Thick, glistening sheets lay unmarred and picturesque against the sweeping backdrop of the mountains; breathtaking if not for the fact they were stuck and freezing to death. Arthur gazed through the small smeared window of his cabin room, his bones almost creaking from the cold as he shifted and rose from his bed, his huge furred overcoat tucked tightly around him. He was wearing every item of clothing he could possibly squeeze onto himself, four pairs of socks, two pairs of gloves and still the cold bit right through him. Shivering, he put on his scuffed gambler hat; pulled it low and left for outside.

As he passed through the adjoining room, Dutch looked up from his seat at the weakly-burning fireplace, face wrapped in a chequered necktie and hands held out desperately to the feeble flames.


“Oh, you’re awake Arthur,” he exclaimed, his musical voice somewhat shaky and his eyes tired, “or did you actually get any sleep?”


“A little, I guess.” Arthur shivered again, pulling his gloves tighter, “at least it’s quiet up here.”


Dutch’s eyes creased at the sides. “Ahh, you were always a strong one, my boy. This place is Hell; Hell on earth and I cannot wait to be back where there is some life. Life and warmth, preferably”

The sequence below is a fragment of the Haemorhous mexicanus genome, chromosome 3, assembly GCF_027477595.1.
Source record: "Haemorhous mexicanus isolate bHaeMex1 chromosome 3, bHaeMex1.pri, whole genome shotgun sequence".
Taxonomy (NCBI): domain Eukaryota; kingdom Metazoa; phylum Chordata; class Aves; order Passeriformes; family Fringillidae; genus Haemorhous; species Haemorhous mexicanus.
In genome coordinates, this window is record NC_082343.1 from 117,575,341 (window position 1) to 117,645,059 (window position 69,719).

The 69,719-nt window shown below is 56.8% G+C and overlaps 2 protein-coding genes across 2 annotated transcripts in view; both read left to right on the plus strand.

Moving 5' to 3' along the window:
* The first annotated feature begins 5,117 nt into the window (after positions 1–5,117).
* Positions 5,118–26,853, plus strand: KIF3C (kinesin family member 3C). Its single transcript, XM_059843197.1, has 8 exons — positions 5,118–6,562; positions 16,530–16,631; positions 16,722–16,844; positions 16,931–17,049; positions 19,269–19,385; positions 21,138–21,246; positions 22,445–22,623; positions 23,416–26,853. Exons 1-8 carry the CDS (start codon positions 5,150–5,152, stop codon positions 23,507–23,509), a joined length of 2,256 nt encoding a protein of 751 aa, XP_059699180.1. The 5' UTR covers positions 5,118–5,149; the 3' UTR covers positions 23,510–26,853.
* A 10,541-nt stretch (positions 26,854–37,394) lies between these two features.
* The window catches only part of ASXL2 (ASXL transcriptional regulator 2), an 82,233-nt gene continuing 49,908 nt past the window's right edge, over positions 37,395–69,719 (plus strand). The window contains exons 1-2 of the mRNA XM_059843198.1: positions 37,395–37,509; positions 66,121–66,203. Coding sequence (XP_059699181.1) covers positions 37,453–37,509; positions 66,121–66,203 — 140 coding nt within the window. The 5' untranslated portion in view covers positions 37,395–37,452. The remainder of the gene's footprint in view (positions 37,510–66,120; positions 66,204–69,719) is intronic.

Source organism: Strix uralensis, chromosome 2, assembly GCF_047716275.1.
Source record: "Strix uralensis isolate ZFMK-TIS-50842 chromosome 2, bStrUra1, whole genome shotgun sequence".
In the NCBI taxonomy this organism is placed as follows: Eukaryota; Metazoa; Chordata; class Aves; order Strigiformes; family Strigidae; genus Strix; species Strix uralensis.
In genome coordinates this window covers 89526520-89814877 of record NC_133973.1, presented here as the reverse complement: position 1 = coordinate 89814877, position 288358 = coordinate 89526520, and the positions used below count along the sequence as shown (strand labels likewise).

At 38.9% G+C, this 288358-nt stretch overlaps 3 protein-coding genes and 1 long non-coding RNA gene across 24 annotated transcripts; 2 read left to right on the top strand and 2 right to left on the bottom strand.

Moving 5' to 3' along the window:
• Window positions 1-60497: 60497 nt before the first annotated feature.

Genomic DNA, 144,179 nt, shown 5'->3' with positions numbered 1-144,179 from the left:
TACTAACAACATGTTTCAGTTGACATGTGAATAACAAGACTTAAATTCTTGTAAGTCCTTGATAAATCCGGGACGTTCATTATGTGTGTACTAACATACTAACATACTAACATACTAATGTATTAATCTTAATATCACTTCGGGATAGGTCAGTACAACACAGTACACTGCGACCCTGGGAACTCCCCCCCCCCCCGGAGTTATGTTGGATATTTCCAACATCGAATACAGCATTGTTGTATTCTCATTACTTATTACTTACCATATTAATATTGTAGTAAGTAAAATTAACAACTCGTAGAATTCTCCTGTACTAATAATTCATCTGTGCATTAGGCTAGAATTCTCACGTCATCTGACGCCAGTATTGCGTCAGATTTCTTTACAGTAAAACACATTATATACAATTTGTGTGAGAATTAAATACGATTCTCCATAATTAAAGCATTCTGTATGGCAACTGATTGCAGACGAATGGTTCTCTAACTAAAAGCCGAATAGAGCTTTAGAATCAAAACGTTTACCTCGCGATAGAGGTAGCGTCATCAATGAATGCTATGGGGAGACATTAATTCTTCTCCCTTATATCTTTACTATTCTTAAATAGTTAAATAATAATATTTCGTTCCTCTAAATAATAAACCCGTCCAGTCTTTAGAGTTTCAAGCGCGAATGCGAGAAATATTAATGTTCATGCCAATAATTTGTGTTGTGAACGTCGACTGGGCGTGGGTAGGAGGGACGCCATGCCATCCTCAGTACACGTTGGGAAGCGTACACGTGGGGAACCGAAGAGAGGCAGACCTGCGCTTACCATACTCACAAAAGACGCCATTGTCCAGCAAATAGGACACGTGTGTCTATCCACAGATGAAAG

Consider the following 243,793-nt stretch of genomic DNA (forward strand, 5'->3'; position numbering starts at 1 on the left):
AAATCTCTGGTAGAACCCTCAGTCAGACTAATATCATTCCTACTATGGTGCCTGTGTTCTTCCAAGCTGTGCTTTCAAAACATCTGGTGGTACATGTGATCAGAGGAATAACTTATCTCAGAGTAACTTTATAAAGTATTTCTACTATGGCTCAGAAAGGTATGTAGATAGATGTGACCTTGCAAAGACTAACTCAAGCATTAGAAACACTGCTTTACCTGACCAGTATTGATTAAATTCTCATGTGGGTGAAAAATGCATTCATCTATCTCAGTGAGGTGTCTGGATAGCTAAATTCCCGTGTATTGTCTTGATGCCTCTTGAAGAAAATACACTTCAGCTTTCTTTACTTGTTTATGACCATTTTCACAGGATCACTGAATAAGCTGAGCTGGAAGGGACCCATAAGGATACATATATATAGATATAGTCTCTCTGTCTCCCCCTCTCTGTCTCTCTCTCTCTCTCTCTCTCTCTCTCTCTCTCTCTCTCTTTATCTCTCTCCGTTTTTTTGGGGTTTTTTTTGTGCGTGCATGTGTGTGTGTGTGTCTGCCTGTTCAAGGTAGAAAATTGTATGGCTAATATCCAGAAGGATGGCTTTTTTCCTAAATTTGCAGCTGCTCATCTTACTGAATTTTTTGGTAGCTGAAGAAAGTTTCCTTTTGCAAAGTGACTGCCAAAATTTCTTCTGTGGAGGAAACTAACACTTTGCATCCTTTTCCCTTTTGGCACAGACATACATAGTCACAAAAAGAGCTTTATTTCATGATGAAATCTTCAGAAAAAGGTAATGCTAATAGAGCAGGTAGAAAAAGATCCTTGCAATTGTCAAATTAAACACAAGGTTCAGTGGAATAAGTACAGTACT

“Not gonna argue with that, Dutch.” said Arthur shortly. As much as he hated civilization and all it stood for, anything was better than dying a cold, dismal death in this frozen wasteland. It was almost a blur how they had even ended up here with the panic and the frantic escape from Blackwater; it seemed like they’d been running for years and yet also only days. Time passed strangely in the mountains; hours could be minutes or, more commonly, minutes could be hours.

He still didn’t fully understand what had even happened at Blackwater; only that the worst possible outcome had apparently happened and good people had been killed. People he respected and valued. He hadn’t been able to shake the bad feeling he’d had about that job from the beginning; like an omen or a warning lingering in the back of his mind. He rarely felt real fear, but running from that place was one of the most terrifying experiences he’d ever faced.

Hordes of men; murderous and merciless tearing after them like creatures possessed. The deafening noise of hooves, screams, curses, gunshots. How they hadn’t lost anyone else was a miracle; how any of them were still alive even now was a miracle.

As Arthur turned to leave, Dutch turned in his seat towards him.